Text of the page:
March 29, 2012

Easy Homemade Pizza

Woo what a weekend! I headed over to the Reason Rally that was held in DC. It was quite an experience, and the turn out was fantastic despite the downpour. I had a great time, made some new friends, and I even got a schooled in my cutting techniques.

I will have to go further in depth about it at some point, but when I cut stuff up, it isn't pretty. I just sort of slap the knife around until the poor vegetable is butchered to approximate size I wanted. It's sad. But this weekend, I learned to mince up a garlic clove the way cooking professionals intended.

So, now that I'm feeling pretty guilty about my cutting skills... so here's some pizza! No cutting involved. Pizza is a wonderful thing that way.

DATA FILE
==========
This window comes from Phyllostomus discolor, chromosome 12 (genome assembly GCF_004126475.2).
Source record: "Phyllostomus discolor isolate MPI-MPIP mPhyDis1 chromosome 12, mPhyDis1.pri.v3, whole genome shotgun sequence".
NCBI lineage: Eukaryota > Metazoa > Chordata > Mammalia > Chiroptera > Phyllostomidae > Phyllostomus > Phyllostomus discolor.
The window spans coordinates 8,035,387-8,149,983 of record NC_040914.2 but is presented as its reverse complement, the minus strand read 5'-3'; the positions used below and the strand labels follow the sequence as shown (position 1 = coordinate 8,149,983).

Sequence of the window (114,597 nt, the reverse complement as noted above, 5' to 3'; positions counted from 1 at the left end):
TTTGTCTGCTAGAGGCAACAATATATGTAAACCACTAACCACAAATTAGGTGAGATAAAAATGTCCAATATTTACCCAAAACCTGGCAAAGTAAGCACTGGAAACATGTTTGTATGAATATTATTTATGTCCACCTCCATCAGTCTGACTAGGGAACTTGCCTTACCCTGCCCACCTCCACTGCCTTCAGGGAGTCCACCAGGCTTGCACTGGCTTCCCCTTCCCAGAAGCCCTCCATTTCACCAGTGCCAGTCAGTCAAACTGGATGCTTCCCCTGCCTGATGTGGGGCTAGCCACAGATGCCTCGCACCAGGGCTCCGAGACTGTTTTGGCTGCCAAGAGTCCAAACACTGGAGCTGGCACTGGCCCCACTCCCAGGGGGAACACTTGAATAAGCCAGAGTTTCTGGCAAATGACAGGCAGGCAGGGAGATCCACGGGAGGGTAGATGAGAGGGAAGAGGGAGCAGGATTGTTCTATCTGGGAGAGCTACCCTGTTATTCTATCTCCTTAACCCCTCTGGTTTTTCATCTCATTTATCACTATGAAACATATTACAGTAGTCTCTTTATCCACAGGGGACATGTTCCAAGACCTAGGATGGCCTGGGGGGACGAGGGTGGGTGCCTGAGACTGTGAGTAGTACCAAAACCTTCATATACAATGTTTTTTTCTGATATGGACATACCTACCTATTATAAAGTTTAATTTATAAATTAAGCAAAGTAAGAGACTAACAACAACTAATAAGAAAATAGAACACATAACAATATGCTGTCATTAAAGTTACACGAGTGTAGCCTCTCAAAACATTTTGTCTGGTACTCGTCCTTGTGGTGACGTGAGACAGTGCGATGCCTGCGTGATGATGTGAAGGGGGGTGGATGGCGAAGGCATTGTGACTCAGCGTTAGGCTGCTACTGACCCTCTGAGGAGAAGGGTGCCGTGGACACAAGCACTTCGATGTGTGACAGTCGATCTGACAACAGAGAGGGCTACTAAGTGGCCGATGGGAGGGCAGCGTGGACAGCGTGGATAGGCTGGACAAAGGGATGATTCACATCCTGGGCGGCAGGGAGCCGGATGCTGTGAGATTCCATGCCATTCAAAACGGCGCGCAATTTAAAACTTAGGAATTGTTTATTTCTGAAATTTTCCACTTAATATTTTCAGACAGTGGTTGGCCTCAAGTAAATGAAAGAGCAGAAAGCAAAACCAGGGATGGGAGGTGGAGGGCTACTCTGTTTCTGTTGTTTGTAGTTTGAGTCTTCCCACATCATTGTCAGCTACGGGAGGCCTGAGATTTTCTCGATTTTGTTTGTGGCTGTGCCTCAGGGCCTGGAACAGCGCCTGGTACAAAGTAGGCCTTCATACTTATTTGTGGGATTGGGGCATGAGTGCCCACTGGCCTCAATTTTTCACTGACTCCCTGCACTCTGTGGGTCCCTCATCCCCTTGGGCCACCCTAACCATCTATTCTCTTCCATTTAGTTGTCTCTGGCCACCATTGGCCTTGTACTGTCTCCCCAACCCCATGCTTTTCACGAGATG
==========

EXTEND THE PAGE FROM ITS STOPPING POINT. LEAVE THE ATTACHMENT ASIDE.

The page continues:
This pizza really doesn't need a recipe, because it's the lazy-man's homemade pizza. The crust is store-bought flatbread. I used lavash for this one, which is a popular Middle Eastern flatbread. Trader Joe's kindly stocks it. You could make your own sauce, but it wouldn't be easy pizza if you did. I used a sauce from, you guessed it, Trader Joe's. I can't help it, it's a 4 minute walk from my apartment so I shop there often.

Just make sure you go easy on the sauce, a little goes a long way and too much will make it soggy. Top with whatever cheese strikes your fancy. Preheat your oven and baking stone to 425, and bake for about 6 minutes until the crust is crisp. Dig in!

March 20, 2012

Strawberry Banana Smoothie

Now that the weather is turning nice, having hot oatmeal for breakfast has fallen to the wayside in favor of something cold and refreshing. I give you: delicious and easy smoothies. With all sorts of things coming into season, I'm sure I'll be trying many variations soon.


Strawberry-Banana Smoothie
Makes 2 generous servings, 4 Points+ each

What You'll Need:
2 1/2 cups frozen strawberries*
2 ripe bananas
1 cup fat free milk
4 Tbs sugar